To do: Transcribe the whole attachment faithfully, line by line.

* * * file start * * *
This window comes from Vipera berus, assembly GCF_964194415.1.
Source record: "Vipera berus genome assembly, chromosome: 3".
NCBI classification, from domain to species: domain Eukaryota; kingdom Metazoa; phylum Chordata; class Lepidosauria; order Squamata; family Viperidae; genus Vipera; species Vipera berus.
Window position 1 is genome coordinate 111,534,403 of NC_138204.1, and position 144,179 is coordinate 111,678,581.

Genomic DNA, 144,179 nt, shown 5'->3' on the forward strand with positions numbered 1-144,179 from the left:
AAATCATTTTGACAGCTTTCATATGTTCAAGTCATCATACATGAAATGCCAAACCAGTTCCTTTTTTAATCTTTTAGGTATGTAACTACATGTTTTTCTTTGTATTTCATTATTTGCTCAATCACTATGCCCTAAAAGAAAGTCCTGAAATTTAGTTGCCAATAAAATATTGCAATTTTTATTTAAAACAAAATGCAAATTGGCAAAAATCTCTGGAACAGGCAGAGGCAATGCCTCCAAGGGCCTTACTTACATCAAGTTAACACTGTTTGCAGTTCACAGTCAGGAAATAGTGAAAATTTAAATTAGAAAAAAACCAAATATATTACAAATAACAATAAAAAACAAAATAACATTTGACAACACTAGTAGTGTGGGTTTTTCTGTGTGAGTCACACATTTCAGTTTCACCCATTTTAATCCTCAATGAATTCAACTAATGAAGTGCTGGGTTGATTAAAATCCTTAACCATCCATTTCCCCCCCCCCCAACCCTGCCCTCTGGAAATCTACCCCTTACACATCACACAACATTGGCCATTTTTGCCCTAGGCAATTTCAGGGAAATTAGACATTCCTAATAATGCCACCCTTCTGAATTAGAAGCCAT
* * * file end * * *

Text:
This window comes from Vipera berus, assembly GCF_964194415.1.
Source record: "Vipera berus genome assembly, chromosome: 3".
NCBI classification, from domain to species: domain Eukaryota; kingdom Metazoa; phylum Chordata; class Lepidosauria; order Squamata; family Viperidae; genus Vipera; species Vipera berus.
Window position 1 is genome coordinate 111,534,403 of NC_138204.1, and position 144,179 is coordinate 111,678,581.

Genomic DNA, 144,179 nt, shown 5'->3' on the forward strand with positions numbered 1-144,179 from the left:
AAATCATTTTGACAGCTTTCATATGTTCAAGTCATCATACATGAAATGCCAAACCAGTTCCTTTTTTAATCTTTTAGGTATGTAACTACATGTTTTTCTTTGTATTTCATTATTTGCTCAATCACTATGCCCTAAAAGAAAGTCCTGAAATTTAGTTGCCAATAAAATATTGCAATTTTTATTTAAAACAAAATGCAAATTGGCAAAAATCTCTGGAACAGGCAGAGGCAATGCCTCCAAGGGCCTTACTTACATCAAGTTAACACTGTTTGCAGTTCACAGTCAGGAAATAGTGAAAATTTAAATTAGAAAAAAACCAAATATATTACAAATAACAATAAAAAACAAAATAACATTTGACAACACTAGTAGTGTGGGTTTTTCTGTGTGAGTCACACATTTCAGTTTCACCCATTTTAATCCTCAATGAATTCAACTAATGAAGTGCTGGGTTGATTAAAATCCTTAACCATCCATTTCCCCCCCCCCCAACCCTGCCCTCTGGAAATCTACCCCTTACACATCACACAACATTGGCCATTTTTGCCCTAGGCAATTTCAGGGAAATTAGACATTCCTAATAATGCCACCCTTCTGAATTAGAAGCCAT